This writeup describes how to solve the challenge with the help of angr. The challenge itself is a simple password input prompt wich outputs the flag afterwards.

As the disassembled code looked like it would be easily solveable by angr I just wrote a small script. From looking at the disassembled code we can tell angr

• where we want to go (right after passing all checks)
• what to avoid (exit calls)
• the needed length of the input string

Furthermore I patched out a useless ptrace call and filled it with nops. I don’t know if that was necessary, but it reduced complexity for angr (no need to emulate it).

import angr

p = angr.Project('./RedVelvetPatch', load_options={"auto_load_libs": False})

st = p.factory.entry_state()

# in printable range
for _ in xrange(26):
k = st.posix.files[0].read_from(1)
st.solver.add(k >= 0x20)
st.solver.add(k <= 0x7e)

# Constrain the last byte to be a newline
k = st.posix.files[0].read_from(1)
st.solver.add(k == 10)

# Reset the symbolic stdin's properties and set its length.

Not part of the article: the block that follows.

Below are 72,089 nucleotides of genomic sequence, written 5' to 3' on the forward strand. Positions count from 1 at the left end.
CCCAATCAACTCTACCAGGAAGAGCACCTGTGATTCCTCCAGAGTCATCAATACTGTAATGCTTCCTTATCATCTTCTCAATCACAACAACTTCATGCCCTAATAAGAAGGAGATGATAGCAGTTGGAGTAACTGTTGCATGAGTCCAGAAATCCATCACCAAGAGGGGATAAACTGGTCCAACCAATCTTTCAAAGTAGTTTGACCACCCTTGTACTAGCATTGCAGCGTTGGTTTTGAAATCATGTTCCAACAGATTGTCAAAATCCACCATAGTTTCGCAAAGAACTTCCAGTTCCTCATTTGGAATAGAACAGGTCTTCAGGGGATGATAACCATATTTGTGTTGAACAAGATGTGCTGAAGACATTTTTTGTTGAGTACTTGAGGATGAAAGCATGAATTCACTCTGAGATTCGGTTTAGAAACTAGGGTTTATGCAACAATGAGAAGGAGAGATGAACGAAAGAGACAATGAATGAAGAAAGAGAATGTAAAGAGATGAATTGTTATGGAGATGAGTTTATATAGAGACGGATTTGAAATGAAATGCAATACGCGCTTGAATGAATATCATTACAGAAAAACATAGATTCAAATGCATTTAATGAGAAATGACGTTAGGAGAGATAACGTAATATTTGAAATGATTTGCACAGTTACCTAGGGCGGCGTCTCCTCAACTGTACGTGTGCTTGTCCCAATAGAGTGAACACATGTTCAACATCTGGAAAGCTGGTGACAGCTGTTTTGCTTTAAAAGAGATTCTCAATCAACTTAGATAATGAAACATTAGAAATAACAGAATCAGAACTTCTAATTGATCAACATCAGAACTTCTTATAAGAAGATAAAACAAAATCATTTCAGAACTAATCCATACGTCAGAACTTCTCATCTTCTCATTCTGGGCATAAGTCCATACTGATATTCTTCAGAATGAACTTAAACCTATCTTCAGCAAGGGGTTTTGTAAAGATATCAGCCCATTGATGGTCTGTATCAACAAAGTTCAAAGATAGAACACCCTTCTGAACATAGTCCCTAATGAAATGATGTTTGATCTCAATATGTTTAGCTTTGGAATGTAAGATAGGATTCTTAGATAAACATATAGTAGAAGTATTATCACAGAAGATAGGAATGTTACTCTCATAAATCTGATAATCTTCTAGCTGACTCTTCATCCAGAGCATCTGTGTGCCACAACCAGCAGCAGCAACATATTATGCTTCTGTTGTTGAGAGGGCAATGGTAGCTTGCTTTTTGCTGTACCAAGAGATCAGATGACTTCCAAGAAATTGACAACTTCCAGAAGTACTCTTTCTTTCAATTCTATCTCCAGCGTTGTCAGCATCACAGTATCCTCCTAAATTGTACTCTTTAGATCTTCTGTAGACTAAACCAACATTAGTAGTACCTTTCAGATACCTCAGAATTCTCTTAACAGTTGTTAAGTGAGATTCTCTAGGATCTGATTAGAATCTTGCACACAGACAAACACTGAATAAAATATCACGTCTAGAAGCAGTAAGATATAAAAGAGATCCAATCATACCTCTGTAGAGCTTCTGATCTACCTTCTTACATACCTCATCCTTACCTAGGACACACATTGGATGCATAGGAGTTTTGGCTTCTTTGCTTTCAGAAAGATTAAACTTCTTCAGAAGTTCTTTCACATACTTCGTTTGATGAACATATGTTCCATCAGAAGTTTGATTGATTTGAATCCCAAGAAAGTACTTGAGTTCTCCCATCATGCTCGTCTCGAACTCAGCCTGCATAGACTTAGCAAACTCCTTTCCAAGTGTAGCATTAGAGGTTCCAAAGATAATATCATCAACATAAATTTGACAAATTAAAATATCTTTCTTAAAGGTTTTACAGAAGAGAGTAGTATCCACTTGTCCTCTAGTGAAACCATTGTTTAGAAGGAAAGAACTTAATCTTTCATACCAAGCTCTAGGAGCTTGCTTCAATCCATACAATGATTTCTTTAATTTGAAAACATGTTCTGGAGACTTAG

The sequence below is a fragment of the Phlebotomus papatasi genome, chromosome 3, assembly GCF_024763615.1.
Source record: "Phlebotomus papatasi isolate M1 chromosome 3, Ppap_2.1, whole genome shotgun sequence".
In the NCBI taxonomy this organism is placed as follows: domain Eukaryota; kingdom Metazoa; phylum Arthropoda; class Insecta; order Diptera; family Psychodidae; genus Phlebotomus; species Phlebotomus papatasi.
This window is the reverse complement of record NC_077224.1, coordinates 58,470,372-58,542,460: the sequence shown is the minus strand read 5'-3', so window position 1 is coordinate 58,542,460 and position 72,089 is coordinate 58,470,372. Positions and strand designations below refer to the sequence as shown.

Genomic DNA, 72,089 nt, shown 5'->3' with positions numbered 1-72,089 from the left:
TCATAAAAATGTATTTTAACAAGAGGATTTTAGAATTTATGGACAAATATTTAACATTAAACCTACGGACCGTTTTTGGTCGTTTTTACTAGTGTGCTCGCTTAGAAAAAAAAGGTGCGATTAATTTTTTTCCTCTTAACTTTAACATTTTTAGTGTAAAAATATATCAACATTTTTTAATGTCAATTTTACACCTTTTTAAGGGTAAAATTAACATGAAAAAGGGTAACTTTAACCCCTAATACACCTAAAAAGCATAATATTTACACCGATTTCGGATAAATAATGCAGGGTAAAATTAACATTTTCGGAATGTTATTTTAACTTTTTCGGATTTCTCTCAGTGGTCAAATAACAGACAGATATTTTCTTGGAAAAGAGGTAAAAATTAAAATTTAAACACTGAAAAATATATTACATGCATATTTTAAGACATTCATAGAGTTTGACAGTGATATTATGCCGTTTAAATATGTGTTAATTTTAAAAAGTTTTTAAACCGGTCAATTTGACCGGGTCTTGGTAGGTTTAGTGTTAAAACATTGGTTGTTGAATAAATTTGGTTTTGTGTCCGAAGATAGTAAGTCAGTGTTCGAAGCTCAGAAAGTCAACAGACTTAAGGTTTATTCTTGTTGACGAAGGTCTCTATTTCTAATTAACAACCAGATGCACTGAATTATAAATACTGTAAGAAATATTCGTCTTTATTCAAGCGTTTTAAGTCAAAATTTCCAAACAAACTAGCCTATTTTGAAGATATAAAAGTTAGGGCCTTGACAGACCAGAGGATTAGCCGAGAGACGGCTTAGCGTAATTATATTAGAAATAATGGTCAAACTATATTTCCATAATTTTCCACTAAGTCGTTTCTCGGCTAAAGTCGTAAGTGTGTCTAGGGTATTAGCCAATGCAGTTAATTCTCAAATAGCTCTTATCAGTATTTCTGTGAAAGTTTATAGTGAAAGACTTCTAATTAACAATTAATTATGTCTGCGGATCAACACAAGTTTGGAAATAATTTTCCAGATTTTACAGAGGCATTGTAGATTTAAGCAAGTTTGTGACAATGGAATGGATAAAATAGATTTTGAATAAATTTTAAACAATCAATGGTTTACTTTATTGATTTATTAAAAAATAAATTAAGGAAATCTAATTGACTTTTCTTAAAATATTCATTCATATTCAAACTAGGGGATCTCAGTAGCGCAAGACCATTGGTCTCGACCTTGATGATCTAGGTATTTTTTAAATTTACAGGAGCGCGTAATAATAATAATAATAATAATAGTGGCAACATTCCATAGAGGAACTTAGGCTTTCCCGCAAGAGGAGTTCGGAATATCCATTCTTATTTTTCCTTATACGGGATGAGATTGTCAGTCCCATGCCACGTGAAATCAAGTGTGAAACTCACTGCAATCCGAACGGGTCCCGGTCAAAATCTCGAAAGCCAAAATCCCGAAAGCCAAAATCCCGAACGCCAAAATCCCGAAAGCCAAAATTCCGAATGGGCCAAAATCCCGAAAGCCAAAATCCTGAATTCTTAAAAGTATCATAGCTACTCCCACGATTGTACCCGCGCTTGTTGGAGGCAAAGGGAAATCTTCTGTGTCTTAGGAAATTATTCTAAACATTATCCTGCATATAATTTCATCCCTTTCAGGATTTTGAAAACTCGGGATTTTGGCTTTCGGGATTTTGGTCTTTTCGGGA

st.posix.files[0].seek(0)
st.posix.files[0].length = 27

sm = p.factory.simulation_manager(st)
sm.explore(avoid=0x004007d0, find=0x0040152d)

print(sm.found[0].posix.dumps(0))


After a few minutes we got What_You_Wanna_Be?:)_lc_la, but this is not the correct password / flag. Sometimes there are multiple solutions when dealing with constraint solvers. In such a case one can modify the contraints to exclude the unwanted solution. But I noticed that there is a md5sum check included in the binary as well, so I just wrote a Python script bruteforcing the last 6 characters as the rest looked pretty good. This took too much time so i just decided to bruteforce the “lc” and “la” part, assuming the “_” to be correct. I immediately got the flag What_You_Wanna_Be?:)_la_la.